China’s home prices rise at slower pace as demand ebbs

BEIJING (Reuters) – China’s new home prices rose for the fourth straight month in April but at a slower pace, heightening fears that pent-up demand after the country’s economic reopening is fading.

Economists say more policy stimulus may be needed to ensure the recovery stays on track after a batch of recent data showed imports contracted sharply, factory gate prices fell again and industrial output and retail sales missed forecasts.

New home prices in April rose 0.4% month-on-month versus a 0.5% gain in March, according to Reuters calculations based on National Bureau of Statistics (NBS) data on Wednesday.

The slower pace of home price gains, along with bearish data on Tuesday showing property investment and sales sharply falling, are raising doubts about the strength of the recovery in a sector crucial to the health of China’s economy.

Beijing’s aggressive stimulus policies to the crisis-hit property sector since November have boosted sentiment over the past few months but homebuyers are increasingly worried about job security.

Zhang Dawei, analyst at property company Centaline, said the fundamentals of the market have not changed and homebuyers are starting to hold back following the release of pent-up demand in the first quarter that pushed prices up.

From a year earlier, prices fell 0.2%, the 12th month of decline in annual terms. Prices were down 0.8% in March.

Fewer cities reported home price gains in monthly terms in April. Home prices in tier-two and three cities also rose at a slower pace in April.

April money and credit data last week suggested growth of households’ medium-to-long term loans, mostly mortgages, decelerated in April, in line with slower property transactions.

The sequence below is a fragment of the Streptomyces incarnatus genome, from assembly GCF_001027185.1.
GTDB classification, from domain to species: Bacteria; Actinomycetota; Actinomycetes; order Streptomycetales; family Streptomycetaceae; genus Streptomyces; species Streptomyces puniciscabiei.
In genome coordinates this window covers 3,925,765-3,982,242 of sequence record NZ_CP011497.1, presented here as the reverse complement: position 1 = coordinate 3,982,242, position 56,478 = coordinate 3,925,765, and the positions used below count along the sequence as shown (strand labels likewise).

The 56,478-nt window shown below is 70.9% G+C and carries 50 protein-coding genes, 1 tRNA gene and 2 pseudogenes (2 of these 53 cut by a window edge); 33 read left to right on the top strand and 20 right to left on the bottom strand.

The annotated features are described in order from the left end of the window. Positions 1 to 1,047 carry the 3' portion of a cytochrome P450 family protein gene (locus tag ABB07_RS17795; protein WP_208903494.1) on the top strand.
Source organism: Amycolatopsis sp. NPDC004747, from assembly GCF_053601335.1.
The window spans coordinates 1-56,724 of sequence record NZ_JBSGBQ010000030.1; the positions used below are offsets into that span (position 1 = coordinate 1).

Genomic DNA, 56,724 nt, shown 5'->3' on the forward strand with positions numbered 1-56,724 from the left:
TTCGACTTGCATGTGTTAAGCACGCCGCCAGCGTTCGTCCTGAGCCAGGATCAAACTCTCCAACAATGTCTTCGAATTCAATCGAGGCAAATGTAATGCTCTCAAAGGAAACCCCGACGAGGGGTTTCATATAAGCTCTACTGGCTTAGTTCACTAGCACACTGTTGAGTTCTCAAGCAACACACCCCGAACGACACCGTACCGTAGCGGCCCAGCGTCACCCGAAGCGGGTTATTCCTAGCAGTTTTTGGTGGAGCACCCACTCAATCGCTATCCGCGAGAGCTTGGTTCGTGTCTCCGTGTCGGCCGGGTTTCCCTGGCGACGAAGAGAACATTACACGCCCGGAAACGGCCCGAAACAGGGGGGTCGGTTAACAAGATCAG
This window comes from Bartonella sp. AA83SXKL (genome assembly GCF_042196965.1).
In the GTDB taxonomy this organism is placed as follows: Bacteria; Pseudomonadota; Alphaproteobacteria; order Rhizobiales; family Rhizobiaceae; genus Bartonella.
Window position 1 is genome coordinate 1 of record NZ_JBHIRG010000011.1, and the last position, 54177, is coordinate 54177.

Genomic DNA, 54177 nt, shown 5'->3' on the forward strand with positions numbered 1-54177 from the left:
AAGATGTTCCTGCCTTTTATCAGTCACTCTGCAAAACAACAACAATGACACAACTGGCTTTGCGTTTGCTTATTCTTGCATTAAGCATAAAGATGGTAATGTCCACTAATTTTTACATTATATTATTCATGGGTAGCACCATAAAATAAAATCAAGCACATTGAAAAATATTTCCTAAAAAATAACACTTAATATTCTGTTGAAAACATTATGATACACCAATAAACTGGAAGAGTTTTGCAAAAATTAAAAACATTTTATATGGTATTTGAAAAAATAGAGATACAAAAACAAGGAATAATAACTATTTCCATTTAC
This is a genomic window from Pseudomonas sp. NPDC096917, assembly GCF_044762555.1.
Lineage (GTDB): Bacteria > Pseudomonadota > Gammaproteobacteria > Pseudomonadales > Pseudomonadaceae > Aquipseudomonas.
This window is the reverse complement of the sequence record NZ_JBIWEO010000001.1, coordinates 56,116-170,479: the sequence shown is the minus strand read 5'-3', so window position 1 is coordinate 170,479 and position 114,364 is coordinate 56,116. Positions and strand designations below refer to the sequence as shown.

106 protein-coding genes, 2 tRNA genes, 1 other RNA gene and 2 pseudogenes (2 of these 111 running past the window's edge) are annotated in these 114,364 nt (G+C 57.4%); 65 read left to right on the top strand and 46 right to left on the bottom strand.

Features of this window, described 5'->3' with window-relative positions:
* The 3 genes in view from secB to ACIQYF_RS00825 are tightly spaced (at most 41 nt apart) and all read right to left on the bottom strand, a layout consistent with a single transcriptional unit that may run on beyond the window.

“(We) maintain our view that the property sector recovery should be gradual and bumpy due to the challenging demographic trend, still-tight financing conditions for troubled developers and policymakers’ long-held stance that ‘housing is for living in, not for speculation’,” said analysts at Goldman Sachs in a research note.

As part of a broader push for the economy to emerge from the pandemic, an increasing number of Chinese cities have introduced support measures or relaxed rules for first-time homebuyers.

Analysts expect stimulus, however, to be measured.

“We see limited scope for big housing policy stimulus given that mortgage rates and down-payment ratios in many cities are already at record low or multi-year low levels,” analysts at Barclays said in a research note.

Last week, China’s housing regulator issued a notice that requires local real estate brokers to reduce fees for housing transactions and leasing services to promote healthy development of the sector.

($1 = 6.9121 Chinese yuan)

(Reporting by Liangping Gao, Qiaoyi Li and Ryan Woo; Editing by Jacqueline Wong)